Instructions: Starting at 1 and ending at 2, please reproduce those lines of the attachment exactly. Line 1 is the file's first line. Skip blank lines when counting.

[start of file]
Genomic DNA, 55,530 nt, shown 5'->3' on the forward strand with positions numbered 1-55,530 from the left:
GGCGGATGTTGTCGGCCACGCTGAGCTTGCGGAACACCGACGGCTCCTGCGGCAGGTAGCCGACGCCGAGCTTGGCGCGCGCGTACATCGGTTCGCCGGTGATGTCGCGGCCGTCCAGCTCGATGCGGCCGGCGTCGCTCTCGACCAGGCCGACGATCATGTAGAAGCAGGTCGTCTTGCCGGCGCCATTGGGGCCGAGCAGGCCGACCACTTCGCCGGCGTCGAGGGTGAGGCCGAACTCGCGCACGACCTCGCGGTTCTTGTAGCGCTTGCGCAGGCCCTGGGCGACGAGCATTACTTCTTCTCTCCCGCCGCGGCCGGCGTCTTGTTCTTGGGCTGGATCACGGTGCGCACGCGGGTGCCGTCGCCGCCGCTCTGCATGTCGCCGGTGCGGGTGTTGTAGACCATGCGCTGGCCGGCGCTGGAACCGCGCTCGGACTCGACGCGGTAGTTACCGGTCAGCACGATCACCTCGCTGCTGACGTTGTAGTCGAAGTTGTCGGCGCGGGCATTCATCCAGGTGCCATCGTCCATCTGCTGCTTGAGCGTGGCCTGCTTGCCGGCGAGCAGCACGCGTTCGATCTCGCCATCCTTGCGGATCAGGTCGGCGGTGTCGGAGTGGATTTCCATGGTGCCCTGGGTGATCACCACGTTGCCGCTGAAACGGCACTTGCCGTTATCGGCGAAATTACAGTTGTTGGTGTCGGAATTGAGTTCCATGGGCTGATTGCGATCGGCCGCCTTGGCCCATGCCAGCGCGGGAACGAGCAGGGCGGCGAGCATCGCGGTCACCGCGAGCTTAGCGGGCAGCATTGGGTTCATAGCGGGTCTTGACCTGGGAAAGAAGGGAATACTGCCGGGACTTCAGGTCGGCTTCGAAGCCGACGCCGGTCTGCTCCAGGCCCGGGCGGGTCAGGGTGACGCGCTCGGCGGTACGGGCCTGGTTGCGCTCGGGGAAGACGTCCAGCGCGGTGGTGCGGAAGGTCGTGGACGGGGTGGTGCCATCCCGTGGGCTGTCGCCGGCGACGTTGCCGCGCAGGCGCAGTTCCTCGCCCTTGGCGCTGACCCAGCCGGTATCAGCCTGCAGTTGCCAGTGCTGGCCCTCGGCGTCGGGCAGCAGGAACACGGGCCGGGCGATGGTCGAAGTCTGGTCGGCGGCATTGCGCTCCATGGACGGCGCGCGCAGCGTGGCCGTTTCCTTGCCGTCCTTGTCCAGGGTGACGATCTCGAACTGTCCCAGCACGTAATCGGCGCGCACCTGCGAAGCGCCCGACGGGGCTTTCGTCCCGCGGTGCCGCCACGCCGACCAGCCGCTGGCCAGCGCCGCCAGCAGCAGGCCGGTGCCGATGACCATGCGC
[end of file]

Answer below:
Genomic DNA, 55,530 nt, shown 5'->3' on the forward strand with positions numbered 1-55,530 from the left:
GGCGGATGTTGTCGGCCACGCTGAGCTTGCGGAACACCGACGGCTCCTGCGGCAGGTAGCCGACGCCGAGCTTGGCGCGCGCGTACATCGGTTCGCCGGTGATGTCGCGGCCGTCCAGCTCGATGCGGCCGGCGTCGCTCTCGACCAGGCCGACGATCATGTAGAAGCAGGTCGTCTTGCCGGCGCCATTGGGGCCGAGCAGGCCGACCACTTCGCCGGCGTCGAGGGTGAGGCCGAACTCGCGCACGACCTCGCGGTTCTTGTAGCGCTTGCGCAGGCCCTGGGCGACGAGCATTACTTCTTCTCTCCCGCCGCGGCCGGCGTCTTGTTCTTGGGCTGGATCACGGTGCGCACGCGGGTGCCGTCGCCGCCGCTCTGCATGTCGCCGGTGCGGGTGTTGTAGACCATGCGCTGGCCGGCGCTGGAACCGCGCTCGGACTCGACGCGGTAGTTACCGGTCAGCACGATCACCTCGCTGCTGACGTTGTAGTCGAAGTTGTCGGCGCGGGCATTCATCCAGGTGCCATCGTCCATCTGCTGCTTGAGCGTGGCCTGCTTGCCGGCGAGCAGCACGCGTTCGATCTCGCCATCCTTGCGGATCAGGTCGGCGGTGTCGGAGTGGATTTCCATGGTGCCCTGGGTGATCACCACGTTGCCGCTGAAACGGCACTTGCCGTTATCGGCGAAATTACAGTTGTTGGTGTCGGAATTGAGTTCCATGGGCTGATTGCGATCGGCCGCCTTGGCCCATGCCAGCGCGGGAACGAGCAGGGCGGCGAGCATCGCGGTCACCGCGAGCTTAGCGGGCAGCATTGGGTTCATAGCGGGTCTTGACCTGGGAAAGAAGGGAATACTGCCGGGACTTCAGGTCGGCTTCGAAGCCGACGCCGGTCTGCTCCAGGCCCGGGCGGGTCAGGGTGACGCGCTCGGCGGTACGGGCCTGGTTGCGCTCGGGGAAGACGTCCAGCGCGGTGGTGCGGAAGGTCGTGGACGGGGTGGTGCCATCCCGTGGGCTGTCGCCGGCGACGTTGCCGCGCAGGCGCAGTTCCTCGCCCTTGGCGCTGACCCAGCCGGTATCAGCCTGCAGTTGCCAGTGCTGGCCCTCGGCGTCGGGCAGCAGGAACACGGGCCGGGCGATGGTCGAAGTCTGGTCGGCGGCATTGCGCTCCATGGACGGCGCGCGCAGCGTGGCCGTTTCCTTGCCGTCCTTGTCCAGGGTGACGATCTCGAACTGTCCCAGCACGTAATCGGCGCGCACCTGCGAAGCGCCCGACGGGGCTTTCGTCCCGCGGTGCCGCCACGCCGACCAGCCGCTGGCCAGCGCCGCCAGCAGCAGGCCGGTGCCGATGACCATGCGC